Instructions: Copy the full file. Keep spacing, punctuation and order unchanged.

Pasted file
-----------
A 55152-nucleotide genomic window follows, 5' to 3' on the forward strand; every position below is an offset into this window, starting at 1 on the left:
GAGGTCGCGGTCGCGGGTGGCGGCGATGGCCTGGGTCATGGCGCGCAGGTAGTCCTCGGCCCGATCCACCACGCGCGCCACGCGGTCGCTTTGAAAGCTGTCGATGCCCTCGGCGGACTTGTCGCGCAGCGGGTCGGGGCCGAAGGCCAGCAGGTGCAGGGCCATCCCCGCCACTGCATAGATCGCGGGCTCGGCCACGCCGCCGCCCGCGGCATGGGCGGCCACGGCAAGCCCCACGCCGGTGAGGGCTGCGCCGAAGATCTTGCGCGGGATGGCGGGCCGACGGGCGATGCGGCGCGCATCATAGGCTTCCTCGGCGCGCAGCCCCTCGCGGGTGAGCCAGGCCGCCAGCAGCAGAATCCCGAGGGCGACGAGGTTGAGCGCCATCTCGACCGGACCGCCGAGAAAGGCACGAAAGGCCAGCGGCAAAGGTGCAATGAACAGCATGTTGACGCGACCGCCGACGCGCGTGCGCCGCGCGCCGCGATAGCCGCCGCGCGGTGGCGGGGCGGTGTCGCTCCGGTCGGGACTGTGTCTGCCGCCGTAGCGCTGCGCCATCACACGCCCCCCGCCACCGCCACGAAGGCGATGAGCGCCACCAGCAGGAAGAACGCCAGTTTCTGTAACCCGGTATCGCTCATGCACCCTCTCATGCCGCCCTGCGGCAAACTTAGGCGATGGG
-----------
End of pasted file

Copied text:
A 55152-nucleotide genomic window follows, 5' to 3' on the forward strand; every position below is an offset into this window, starting at 1 on the left:
GAGGTCGCGGTCGCGGGTGGCGGCGATGGCCTGGGTCATGGCGCGCAGGTAGTCCTCGGCCCGATCCACCACGCGCGCCACGCGGTCGCTTTGAAAGCTGTCGATGCCCTCGGCGGACTTGTCGCGCAGCGGGTCGGGGCCGAAGGCCAGCAGGTGCAGGGCCATCCCCGCCACTGCATAGATCGCGGGCTCGGCCACGCCGCCGCCCGCGGCATGGGCGGCCACGGCAAGCCCCACGCCGGTGAGGGCTGCGCCGAAGATCTTGCGCGGGATGGCGGGCCGACGGGCGATGCGGCGCGCATCATAGGCTTCCTCGGCGCGCAGCCCCTCGCGGGTGAGCCAGGCCGCCAGCAGCAGAATCCCGAGGGCGACGAGGTTGAGCGCCATCTCGACCGGACCGCCGAGAAAGGCACGAAAGGCCAGCGGCAAAGGTGCAATGAACAGCATGTTGACGCGACCGCCGACGCGCGTGCGCCGCGCGCCGCGATAGCCGCCGCGCGGTGGCGGGGCGGTGTCGCTCCGGTCGGGACTGTGTCTGCCGCCGTAGCGCTGCGCCATCACACGCCCCCCGCCACCGCCACGAAGGCGATGAGCGCCACCAGCAGGAAGAACGCCAGTTTCTGTAACCCGGTATCGCTCATGCACCCTCTCATGCCGCCCTGCGGCAAACTTAGGCGATGGG